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The Globe Theatre

Wednesday 6th July 2016

The day was warm and sunny.  Collected from Stocklund Square at an early hour, we arrived at the South Bank early and were first introduced to the Globe by Jeremy, a first class guide, who should have been on stage, but confessed that he had never been an actor, but might have wanted a director’s role.



There followed a tour of the Museum for those who were interested, which explored the history of the reconstructed building started by Sam Wanamaker, who did not live to see its completion, and exhibiting artefacts of relevance and models of stage settings, costumes etc.

There followed plenty of spare time in which to walk, explore the surroundings or take lunch in a wide selection of restaurants nearby.  On our return to the Globe, we were treated to the matinee performance of A Midsummer Night’s Dream, and what a performance!  This was not for the purists, as we experienced dancing, songs, a hint of Bollywood (I have never seen an electric sitar before) and a radical change in the casting of the lovers – Helena has become Helenus, and a gay relationship ensues.  However, nothing in the text had been changed, only Helena’s gender.

Whilst I found the whole performance magical, the star for me was Katy Owen, who played Puck with vitality and verve, who never ceased moving and was captivating.  Furthermore, she then adopted a minor role as a father in a wheelchair, transforming with ease from a bundle of mischievous fun and spirit, into a fragile, crippled character.

Whilst selecting one actress for particular praise, the entire cast was splendid, from the comedic Bottom with an excellent singing voice (Ewan Wardrop), to the wonderfully named Meow Meow taking the role of Titiana.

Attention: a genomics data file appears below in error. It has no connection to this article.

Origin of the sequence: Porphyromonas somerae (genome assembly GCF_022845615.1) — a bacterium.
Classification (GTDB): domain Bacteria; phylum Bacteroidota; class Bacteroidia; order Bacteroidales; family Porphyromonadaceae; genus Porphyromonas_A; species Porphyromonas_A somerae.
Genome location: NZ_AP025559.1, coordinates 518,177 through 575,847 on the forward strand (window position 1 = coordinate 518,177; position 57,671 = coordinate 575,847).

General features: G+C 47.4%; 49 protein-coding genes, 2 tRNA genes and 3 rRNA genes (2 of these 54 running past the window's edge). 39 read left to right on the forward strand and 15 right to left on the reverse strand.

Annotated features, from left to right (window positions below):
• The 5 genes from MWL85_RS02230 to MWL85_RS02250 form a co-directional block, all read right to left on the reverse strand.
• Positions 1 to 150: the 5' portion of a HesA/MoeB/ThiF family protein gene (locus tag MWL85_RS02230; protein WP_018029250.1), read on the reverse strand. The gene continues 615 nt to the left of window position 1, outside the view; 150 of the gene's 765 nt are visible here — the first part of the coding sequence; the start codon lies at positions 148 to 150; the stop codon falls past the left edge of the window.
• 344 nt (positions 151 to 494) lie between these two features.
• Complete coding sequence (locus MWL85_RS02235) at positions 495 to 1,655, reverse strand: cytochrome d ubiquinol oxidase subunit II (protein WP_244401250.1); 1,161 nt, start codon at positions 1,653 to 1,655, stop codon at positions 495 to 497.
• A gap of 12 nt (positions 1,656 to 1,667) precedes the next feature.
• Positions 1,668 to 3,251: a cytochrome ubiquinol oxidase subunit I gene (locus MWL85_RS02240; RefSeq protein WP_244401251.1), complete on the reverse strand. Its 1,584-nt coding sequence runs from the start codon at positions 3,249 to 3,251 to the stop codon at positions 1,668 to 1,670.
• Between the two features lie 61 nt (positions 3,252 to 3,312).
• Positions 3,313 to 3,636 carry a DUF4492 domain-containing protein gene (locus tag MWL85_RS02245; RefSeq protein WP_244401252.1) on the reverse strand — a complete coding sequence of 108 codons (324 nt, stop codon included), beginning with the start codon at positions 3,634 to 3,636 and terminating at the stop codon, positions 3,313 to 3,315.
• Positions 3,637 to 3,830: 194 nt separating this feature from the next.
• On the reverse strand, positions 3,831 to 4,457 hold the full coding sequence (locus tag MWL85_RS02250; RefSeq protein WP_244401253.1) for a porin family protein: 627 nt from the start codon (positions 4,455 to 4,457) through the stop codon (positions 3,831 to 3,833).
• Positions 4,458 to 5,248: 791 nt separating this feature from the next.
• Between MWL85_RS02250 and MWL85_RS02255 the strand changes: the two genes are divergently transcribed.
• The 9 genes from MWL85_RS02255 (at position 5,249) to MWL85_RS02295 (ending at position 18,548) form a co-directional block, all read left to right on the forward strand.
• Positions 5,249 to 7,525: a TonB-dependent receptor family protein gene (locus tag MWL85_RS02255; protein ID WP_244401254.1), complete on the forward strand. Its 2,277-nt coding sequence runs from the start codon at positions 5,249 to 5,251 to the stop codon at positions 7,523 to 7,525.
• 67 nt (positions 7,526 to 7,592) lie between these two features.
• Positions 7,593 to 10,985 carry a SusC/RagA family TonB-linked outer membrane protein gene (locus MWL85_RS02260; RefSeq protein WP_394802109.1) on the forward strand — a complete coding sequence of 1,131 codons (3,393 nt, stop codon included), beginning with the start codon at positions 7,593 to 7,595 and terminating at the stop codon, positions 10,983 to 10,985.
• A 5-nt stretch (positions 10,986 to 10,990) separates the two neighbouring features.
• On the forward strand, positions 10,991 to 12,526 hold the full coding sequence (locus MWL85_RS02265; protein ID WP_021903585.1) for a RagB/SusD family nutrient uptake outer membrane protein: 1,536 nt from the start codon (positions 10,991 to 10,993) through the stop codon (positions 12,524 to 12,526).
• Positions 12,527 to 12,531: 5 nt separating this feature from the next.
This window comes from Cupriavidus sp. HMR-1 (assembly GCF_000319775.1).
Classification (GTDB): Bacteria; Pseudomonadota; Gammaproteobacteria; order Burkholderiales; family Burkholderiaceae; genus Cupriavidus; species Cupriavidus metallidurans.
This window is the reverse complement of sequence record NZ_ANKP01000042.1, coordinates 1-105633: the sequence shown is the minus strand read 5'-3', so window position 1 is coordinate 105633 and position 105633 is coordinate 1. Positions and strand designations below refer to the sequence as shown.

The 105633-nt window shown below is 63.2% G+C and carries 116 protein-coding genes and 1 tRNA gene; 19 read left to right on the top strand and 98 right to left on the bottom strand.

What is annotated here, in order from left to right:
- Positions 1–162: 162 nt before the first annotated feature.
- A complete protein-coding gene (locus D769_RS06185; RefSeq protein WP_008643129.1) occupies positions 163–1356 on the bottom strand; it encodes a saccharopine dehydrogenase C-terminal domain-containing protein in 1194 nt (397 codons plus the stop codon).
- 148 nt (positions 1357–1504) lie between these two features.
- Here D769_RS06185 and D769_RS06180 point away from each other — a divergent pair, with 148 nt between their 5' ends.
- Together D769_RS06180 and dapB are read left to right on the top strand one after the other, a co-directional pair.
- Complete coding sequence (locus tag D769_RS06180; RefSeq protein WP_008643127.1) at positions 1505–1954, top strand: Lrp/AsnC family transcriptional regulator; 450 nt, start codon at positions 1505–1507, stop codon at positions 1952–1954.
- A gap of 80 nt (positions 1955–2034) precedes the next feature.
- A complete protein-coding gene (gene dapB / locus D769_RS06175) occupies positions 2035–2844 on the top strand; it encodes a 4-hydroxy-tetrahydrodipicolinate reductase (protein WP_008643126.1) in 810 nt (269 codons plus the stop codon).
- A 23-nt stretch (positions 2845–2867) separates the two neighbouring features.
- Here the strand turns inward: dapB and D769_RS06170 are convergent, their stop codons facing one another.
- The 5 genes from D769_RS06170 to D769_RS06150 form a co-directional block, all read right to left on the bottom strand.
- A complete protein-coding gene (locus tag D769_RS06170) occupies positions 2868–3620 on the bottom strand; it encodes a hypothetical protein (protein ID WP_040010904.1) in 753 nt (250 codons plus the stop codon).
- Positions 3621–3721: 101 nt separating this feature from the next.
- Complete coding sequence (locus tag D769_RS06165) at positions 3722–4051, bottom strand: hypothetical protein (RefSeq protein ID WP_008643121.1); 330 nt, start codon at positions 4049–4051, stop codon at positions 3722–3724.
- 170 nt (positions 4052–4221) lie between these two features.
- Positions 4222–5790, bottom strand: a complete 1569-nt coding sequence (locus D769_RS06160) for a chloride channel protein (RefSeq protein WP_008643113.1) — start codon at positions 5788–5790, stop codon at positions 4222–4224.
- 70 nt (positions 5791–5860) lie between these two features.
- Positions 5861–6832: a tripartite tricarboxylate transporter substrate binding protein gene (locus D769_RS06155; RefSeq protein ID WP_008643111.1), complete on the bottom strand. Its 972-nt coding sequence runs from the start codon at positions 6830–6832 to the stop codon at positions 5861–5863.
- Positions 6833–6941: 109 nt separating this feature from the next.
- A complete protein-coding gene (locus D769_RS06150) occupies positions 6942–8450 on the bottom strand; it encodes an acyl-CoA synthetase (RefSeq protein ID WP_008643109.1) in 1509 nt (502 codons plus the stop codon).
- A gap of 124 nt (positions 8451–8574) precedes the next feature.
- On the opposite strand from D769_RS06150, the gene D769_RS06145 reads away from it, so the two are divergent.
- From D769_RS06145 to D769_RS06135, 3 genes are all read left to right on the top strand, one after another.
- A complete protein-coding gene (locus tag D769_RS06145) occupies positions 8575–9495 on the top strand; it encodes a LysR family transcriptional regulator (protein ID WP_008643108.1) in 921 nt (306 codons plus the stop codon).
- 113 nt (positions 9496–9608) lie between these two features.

The scenes of dance would have graced any West End Musical, as would the singing chorus numbers.  One would not have anticipated such variations on Shakespeare’s original script, but somehow it all seemed to work wonderfully well.  What I find extraordinary, is that the Globe stage has little in the way of sets, yet it is quite clear when the action takes place in the three different worlds - the court, in the fairy kingdom and the mechanicals.  The fairies could still have been of the Elizabethan world, but the lovers could have been contemporary.  An interesting juxtaposition.

All in all a wonderful day, and I will not forget such a captivating performance.  I found the variations to the script entertaining and not out of place, as the spirit of the original was perfectly evident.  And therefore praise must be given to the Director, Emma Rice.


Text by Philip Akroyd

Photos by Jonathan Cross


Related Link (opens in new window):

Shakespeare's Globe



Enthusiastic theatregoers from Cranleigh DFAS gather on the Embankment